A surprise budget deal between the president and the House of Representatives means the Pentagon narrowly missed a host of looming political and budget problems.
Obama has vetoed the defense budget over Congress's use of emergency war funding to pay for non-emergency stuff, including a program designed to reassure NATO allies.
The standoff between Obama and Congress over the defense budget centers on emergency wartime funding that allows for some creative accounting.
The US defense budget has passed the House and is up for a vote in the Senate, but the president has said he’ll veto it because of the unorthodox way it would fund the Pentagon.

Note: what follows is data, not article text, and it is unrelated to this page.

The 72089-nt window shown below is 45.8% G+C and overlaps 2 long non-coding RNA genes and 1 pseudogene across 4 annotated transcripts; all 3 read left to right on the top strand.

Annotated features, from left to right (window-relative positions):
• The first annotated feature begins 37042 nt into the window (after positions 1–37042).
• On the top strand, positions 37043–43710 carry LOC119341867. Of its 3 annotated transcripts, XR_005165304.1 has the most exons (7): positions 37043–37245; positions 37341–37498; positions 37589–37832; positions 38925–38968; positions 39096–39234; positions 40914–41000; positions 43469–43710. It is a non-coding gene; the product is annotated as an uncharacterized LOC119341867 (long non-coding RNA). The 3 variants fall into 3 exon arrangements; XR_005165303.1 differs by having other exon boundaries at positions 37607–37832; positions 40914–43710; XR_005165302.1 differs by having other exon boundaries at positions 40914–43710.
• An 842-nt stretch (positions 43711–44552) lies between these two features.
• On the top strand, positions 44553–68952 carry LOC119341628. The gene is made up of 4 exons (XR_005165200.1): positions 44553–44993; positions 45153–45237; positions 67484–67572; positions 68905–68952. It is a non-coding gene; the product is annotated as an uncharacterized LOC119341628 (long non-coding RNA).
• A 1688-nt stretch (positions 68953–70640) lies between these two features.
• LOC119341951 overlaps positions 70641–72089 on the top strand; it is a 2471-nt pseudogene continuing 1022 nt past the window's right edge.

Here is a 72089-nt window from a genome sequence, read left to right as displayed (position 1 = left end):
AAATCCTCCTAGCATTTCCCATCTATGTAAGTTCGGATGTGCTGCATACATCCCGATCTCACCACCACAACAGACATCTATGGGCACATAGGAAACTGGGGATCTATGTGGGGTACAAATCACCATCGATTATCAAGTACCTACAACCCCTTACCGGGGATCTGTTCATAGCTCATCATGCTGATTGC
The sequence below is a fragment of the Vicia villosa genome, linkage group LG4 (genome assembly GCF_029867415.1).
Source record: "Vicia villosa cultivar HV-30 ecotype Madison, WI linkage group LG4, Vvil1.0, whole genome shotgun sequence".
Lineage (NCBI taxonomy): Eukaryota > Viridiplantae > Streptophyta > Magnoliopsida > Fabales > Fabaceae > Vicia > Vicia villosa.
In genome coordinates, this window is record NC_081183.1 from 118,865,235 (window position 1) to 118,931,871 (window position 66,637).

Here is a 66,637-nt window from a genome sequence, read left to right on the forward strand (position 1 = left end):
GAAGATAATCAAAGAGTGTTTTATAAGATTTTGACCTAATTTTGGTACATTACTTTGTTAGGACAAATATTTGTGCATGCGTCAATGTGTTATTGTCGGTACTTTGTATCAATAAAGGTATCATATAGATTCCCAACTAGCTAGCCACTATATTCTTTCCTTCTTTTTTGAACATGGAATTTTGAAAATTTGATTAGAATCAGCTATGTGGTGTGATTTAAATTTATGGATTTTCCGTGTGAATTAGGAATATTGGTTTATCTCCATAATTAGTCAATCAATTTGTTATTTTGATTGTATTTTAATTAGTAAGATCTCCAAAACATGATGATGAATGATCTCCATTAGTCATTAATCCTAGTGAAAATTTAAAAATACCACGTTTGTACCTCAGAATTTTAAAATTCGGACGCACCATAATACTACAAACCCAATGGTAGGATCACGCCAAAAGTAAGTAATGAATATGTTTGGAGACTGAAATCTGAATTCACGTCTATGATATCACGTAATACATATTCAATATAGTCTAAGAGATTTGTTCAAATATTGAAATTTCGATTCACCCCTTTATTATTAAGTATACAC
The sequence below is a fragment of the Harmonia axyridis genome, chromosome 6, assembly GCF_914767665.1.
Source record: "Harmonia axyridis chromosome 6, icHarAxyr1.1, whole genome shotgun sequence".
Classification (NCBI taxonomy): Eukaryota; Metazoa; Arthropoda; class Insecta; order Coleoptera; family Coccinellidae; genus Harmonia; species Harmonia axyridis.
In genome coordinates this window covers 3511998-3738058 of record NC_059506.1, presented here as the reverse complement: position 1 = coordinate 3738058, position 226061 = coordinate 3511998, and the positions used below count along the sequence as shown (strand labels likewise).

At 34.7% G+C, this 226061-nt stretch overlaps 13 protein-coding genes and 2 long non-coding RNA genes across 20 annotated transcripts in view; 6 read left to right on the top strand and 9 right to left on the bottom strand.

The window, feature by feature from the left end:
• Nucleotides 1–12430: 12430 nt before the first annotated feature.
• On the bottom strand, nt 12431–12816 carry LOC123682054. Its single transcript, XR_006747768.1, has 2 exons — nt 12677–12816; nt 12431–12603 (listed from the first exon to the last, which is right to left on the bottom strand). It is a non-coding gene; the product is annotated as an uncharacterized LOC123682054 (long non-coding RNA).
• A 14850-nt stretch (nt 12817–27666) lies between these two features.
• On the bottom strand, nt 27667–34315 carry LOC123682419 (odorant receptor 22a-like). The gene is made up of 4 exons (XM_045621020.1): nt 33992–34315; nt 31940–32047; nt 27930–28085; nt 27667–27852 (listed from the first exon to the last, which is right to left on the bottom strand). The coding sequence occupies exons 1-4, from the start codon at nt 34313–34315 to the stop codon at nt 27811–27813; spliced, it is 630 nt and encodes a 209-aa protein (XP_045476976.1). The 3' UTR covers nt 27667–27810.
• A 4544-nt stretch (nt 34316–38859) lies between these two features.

The US Congress passed a temporary spending bill to keep the lights on in Washington, but the stopgap measure only runs until December, when the budget fights will erupt again.
Stopgap measures Congress may put in place to prevent a government shutdown could wreak havoc on the Defense Department's ability to plan for the future.
After years of cruising the dealerships, the Pentagon announced this week that it will buy 55,000 new vehicles and spend up to $30 billion to replace Humvees and MRAPs.
In advocating for a deal between major world powers and Iran over the Islamic republic's nuclear program, Obama has possibly already sidestepped congressional opposition.